The Book of Revelation Revealed - 16 (Giudici)
Segment 34 - 16.01 - Seven bowls of the wrath of God
Then one of the four living creatures gave the seven angels seven golden bowls full of a wrath of God, so they got seven angels with seven plagues, and they’re given seven golden bowls full of the wrath of God. Does that sound live Jesus in a message of love? No, but you have a blend here of Old Testament and New Testament thought, okay? You have a blend. As we said before, Revelation is anything but a book of love. It’s a very war-like book, but there are loving moments within the book, of course. All right, then finally this destruction is poured out. This is similar to the results of the seven seals, and the seven trumpets. There’s a lot of earthly destruction, okay? A lot of earthly destruction, but a big difference here is that the antichrist, who was revealed in Chapter 13, now becomes the brunt of this destruction, okay? Before the destruction was laid out on mankind, on nature and mankind, now the antichrist, who was revealed to us in Chapter 13, becomes the brunt of this destruction that unfolds as the result of their pouring out these bowls of wrath, okay?
When they pour out the bowls, then seven plagues hit, and you can go right on down with the line here, down the line. Chapter 16. It describes all the plagues. Then I heard a loud voice from the temple telling the seven angels, “Go and pour out on the Earth the seven bowls of the wrath of God.” The first angel went and poured his bowl on the Earth, and foul and evil sores came upon the men who bore the mark of the beast, and worshiped its image, the unfaithful, and also the Romans, too, had the mark of the beast on them, who involved themselves in emperor worship. If you would go down, and just take a look at all of these, most of these plagues, you would see at least with the first five that there is an identification with the plagues that were inflicted upon the Egyptians during the time of Moses. You’ve got sores upon the unfaithful. The second one has to do with the sea turning into blood. What happened to the Nile? It turned into blood, okay, and the rivers into blood, all right, just like the Romans had poured out the blood of the martyrs.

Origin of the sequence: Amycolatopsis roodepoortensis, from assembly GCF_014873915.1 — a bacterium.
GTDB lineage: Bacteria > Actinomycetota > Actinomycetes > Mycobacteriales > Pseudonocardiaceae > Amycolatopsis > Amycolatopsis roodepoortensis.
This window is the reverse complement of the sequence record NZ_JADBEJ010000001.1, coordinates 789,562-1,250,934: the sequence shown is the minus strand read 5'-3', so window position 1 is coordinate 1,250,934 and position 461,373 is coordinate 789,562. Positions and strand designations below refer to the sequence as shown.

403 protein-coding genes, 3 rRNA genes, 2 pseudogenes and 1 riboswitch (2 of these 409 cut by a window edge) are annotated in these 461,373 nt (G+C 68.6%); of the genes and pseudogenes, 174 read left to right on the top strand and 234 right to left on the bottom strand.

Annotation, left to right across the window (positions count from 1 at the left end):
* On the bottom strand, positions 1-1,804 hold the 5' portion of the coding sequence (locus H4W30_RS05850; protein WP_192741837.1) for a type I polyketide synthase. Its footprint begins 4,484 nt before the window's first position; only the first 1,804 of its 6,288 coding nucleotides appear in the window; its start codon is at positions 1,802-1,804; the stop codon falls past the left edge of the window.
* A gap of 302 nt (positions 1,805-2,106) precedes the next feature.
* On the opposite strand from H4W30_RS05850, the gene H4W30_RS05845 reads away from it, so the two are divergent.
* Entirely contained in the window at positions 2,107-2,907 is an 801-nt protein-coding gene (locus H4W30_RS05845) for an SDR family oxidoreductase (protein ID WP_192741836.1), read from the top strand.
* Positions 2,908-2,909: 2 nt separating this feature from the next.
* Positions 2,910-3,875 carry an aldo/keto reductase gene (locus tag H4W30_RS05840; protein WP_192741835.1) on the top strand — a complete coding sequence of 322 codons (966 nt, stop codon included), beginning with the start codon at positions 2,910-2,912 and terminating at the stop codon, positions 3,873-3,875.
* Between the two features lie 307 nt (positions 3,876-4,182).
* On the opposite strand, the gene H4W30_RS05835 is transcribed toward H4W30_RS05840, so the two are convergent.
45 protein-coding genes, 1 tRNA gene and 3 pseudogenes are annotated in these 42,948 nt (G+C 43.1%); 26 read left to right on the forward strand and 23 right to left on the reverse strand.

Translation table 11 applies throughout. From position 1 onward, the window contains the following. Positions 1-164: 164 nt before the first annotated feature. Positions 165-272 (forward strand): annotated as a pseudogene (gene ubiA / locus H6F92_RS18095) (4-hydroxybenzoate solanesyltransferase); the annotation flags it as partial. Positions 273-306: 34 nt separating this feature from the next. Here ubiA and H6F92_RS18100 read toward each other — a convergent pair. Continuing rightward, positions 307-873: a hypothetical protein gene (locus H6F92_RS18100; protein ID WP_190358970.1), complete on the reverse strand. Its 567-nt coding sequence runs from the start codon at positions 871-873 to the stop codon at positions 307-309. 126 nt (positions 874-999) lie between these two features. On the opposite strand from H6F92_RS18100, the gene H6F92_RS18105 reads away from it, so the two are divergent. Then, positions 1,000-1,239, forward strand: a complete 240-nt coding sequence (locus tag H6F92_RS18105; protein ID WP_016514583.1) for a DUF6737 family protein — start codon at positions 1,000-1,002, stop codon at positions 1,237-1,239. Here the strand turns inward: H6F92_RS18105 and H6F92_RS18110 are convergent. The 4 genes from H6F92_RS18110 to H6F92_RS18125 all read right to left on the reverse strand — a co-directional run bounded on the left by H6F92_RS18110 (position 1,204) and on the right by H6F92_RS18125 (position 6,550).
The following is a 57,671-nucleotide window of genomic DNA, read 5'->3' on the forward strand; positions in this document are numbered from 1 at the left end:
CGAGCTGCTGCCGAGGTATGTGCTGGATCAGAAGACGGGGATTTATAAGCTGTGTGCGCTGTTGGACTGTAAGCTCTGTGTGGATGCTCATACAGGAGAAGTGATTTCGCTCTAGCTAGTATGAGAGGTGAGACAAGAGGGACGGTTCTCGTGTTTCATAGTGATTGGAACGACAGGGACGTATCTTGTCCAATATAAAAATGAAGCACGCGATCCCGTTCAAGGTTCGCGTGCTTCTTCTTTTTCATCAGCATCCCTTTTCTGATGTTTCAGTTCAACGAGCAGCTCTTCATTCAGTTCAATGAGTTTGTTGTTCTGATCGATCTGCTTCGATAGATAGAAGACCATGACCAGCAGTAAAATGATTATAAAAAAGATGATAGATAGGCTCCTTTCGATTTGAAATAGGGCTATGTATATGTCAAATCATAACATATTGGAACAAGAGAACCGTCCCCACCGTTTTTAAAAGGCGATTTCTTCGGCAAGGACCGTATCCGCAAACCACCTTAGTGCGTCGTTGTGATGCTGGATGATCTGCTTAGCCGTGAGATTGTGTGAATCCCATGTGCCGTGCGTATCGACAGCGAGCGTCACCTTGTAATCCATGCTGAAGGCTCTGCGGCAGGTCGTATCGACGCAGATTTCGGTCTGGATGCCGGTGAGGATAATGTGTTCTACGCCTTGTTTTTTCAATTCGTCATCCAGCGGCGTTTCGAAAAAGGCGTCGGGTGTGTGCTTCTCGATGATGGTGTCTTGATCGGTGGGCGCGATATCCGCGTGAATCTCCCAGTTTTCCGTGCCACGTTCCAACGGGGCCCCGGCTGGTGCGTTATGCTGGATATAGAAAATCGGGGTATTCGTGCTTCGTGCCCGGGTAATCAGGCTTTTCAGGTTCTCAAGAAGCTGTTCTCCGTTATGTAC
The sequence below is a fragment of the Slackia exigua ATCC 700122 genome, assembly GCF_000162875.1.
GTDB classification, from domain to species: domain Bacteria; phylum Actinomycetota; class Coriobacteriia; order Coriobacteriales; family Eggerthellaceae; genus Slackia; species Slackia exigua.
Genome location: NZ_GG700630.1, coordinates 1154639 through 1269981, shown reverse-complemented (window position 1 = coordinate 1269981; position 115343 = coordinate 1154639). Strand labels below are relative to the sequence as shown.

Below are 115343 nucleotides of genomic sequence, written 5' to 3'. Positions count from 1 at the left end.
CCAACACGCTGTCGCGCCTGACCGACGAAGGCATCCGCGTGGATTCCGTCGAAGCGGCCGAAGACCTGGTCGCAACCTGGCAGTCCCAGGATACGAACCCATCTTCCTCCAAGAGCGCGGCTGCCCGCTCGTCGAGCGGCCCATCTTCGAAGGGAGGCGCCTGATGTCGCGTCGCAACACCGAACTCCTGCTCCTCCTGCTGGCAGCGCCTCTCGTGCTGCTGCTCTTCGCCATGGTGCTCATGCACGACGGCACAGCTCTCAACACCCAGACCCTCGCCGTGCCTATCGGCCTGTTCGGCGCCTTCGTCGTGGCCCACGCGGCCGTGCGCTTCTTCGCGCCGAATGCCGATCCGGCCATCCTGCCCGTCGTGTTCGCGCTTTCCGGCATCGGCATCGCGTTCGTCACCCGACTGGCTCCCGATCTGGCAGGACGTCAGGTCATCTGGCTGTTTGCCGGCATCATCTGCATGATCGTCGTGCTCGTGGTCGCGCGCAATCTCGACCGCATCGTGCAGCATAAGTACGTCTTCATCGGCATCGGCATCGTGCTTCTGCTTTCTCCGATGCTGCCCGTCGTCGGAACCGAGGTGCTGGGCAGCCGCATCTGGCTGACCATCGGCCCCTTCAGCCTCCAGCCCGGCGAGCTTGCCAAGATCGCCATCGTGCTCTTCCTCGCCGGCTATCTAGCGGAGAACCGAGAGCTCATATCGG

Then you’ve got scorching heat that comes into the picture. Then you’ve got darkness on the throne of the beast in Rome, but the unfaithful still do not repent, so with the first five plagues, there is kind of an identification with the plagues during the time of Moses, all right?
Segment 35 - 16.12 - Sixth plague - Harmagedon
Then when you get to the sixth plague, it’s something a little bit different. Where is this sixth plague? Here in verse 12. Take a look at verse 12 because the whole temple now begins to accelerate somewhat. It says, “The sixth angel poured his bowl on the great river Euphrates and the water was dried up to prepare the way for the kings from the east.” What did I say last hour about the Parthian Army? They were on the other side of the Euphrates. Here’s the map over here.
Well, if you would just check your Bible maps, you would see that east of this area of Asia Minor is a whole area during these times designated as the land of the Parthians. Around the river Euphrates might have bee some kind of a dividing line between those two sections. So, what he see now was all the waters of the river Euphrates dried up. What does that mean? The Parthians can get you now. They’re going to come. Who are they coming after? They’re coming after the Romans.
So, here once again, let’s go back to, I keep losing the page here, to first verse 12, “to prepare the way for the kings from the east. And I saw issuing from the mouth of the dragon and from the mouth of the beast and from the mouth of a false prophet.” The dragon is Satan. The beast is the Roman Empire. The false prophet has to do with the officials of the Roman Empire. Maybe they can be interpreted a little bit differently, but basically it’s that idea.
But get this, “I saw issuing from the mouth of the dragon and from the mouth of the beast and from the mouth of a false prophet,” he’s got some more to bring into the picture, “three four spirits like frogs.” During the time of Moses one of the plagues had to do with an infestation of frogs. Do you remember that? So, there is a tie in once again. “For they are demonic spirits performing signs who go abroad to the kings of the whole world to assemble them for the battle on the great day of all God the Almighty. Lo, I am coming like a thief. Blessed is he who was awake keeping his garments that he may not go naked and be seen exposed.” A little something inserted there. “And they assembled them at the place which is called in Hebrew Armageddon or Harmageddon.”